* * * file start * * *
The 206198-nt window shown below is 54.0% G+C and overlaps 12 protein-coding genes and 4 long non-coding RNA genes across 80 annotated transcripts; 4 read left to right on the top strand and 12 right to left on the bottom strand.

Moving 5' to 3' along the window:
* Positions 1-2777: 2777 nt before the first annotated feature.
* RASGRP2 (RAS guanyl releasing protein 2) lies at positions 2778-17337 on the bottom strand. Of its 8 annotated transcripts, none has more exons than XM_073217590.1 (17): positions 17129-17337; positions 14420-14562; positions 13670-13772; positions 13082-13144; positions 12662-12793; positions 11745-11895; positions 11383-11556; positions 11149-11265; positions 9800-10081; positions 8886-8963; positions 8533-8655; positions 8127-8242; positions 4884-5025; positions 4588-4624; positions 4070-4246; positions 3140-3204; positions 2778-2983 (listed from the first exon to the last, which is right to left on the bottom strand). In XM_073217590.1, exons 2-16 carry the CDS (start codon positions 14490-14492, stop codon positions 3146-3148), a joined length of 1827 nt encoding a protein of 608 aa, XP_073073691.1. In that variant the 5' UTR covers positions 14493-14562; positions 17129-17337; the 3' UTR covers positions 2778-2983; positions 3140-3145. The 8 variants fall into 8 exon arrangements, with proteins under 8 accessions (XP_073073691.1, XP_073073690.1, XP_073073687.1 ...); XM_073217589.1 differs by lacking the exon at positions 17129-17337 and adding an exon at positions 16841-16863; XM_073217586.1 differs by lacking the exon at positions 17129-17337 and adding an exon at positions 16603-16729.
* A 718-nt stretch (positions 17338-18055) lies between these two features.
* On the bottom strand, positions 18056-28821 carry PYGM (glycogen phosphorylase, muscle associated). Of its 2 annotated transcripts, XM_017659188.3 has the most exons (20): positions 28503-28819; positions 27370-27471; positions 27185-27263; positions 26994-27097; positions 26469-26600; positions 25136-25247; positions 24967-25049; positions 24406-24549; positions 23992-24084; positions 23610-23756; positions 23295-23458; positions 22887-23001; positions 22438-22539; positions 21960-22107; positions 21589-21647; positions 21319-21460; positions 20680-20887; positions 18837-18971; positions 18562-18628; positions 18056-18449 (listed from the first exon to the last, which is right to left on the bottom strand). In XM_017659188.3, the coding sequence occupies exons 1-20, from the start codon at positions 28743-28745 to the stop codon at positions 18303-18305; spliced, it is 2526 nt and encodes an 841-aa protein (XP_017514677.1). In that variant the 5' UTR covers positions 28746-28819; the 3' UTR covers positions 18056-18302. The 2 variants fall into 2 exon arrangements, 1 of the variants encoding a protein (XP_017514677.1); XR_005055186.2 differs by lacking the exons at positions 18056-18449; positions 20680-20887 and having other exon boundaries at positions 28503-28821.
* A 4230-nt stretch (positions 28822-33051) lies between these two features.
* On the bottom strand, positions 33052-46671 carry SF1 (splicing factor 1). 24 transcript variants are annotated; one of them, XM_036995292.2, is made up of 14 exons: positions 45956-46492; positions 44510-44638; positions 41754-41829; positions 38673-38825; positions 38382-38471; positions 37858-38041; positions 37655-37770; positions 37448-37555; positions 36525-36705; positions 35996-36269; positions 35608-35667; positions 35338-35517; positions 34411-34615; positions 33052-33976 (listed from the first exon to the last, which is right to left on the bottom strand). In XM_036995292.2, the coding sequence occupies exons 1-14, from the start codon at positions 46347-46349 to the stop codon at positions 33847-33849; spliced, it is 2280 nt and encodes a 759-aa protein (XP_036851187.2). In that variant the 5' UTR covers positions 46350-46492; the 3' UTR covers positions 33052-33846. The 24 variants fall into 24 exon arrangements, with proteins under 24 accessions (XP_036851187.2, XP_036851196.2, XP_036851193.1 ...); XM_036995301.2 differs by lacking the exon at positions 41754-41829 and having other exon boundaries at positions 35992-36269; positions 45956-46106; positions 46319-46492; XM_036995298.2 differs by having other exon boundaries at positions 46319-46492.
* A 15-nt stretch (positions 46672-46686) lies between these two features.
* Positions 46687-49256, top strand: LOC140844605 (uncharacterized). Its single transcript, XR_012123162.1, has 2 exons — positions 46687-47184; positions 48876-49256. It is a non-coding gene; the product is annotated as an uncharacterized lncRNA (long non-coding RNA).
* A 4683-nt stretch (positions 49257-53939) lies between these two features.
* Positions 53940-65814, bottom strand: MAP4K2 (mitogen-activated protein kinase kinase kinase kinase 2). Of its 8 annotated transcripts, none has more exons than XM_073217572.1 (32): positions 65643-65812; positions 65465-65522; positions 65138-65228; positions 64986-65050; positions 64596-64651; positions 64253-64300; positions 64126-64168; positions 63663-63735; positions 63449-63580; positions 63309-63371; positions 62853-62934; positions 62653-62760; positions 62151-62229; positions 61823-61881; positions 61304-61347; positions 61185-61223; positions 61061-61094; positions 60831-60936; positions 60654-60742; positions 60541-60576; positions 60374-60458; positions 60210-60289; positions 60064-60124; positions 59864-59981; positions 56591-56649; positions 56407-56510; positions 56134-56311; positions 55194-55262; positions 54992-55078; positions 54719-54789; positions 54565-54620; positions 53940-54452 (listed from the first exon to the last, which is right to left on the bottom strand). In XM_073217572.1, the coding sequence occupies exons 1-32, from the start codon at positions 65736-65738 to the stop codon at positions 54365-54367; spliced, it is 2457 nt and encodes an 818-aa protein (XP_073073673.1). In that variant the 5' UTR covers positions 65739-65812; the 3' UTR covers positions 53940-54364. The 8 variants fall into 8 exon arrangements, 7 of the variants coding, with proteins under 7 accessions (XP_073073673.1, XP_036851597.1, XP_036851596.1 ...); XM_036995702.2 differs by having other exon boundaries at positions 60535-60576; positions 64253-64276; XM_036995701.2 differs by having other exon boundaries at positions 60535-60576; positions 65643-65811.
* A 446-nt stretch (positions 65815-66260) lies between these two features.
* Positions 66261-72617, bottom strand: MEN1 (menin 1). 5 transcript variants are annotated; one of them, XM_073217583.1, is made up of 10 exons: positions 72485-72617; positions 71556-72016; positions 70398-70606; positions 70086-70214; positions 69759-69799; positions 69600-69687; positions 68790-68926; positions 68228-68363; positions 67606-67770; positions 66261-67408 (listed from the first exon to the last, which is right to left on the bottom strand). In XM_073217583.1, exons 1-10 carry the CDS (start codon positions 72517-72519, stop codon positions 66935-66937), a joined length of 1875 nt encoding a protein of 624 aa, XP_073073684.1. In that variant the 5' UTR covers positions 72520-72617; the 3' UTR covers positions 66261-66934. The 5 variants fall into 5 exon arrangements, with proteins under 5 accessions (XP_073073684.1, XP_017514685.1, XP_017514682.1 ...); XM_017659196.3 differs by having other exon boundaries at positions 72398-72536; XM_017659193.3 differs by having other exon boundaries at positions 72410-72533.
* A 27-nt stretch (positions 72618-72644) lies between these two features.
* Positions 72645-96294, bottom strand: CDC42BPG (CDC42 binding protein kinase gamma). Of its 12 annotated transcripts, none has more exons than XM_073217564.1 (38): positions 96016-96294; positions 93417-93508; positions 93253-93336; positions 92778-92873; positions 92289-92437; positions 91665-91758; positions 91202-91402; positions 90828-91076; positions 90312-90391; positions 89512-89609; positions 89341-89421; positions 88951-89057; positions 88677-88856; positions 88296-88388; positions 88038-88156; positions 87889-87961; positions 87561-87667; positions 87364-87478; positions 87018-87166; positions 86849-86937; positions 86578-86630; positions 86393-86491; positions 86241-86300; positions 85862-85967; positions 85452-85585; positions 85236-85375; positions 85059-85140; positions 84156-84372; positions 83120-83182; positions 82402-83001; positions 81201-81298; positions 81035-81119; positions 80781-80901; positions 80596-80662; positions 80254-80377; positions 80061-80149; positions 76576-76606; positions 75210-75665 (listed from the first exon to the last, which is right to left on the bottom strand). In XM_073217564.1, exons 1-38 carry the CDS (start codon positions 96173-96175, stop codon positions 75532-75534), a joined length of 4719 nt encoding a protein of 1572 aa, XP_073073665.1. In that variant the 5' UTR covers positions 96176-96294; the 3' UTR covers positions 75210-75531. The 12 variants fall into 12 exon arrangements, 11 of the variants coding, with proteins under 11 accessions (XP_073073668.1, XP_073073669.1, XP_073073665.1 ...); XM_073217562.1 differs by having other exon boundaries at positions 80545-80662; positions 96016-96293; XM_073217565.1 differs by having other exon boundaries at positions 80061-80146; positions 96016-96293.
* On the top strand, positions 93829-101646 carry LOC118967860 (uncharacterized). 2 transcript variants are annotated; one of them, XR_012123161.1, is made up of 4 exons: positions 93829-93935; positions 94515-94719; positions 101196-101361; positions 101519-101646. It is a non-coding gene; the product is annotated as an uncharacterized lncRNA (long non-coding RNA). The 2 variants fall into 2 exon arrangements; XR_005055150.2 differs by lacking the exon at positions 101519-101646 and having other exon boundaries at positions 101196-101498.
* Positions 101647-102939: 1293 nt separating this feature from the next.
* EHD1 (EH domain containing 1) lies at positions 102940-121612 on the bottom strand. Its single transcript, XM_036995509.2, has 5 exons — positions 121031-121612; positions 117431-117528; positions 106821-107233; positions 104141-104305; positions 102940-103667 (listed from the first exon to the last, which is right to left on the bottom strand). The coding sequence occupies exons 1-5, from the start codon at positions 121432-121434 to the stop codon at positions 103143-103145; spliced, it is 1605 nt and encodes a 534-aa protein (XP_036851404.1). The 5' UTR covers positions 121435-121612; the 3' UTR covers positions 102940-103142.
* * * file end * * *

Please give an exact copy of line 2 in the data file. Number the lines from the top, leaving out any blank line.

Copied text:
Moving 5' to 3' along the window: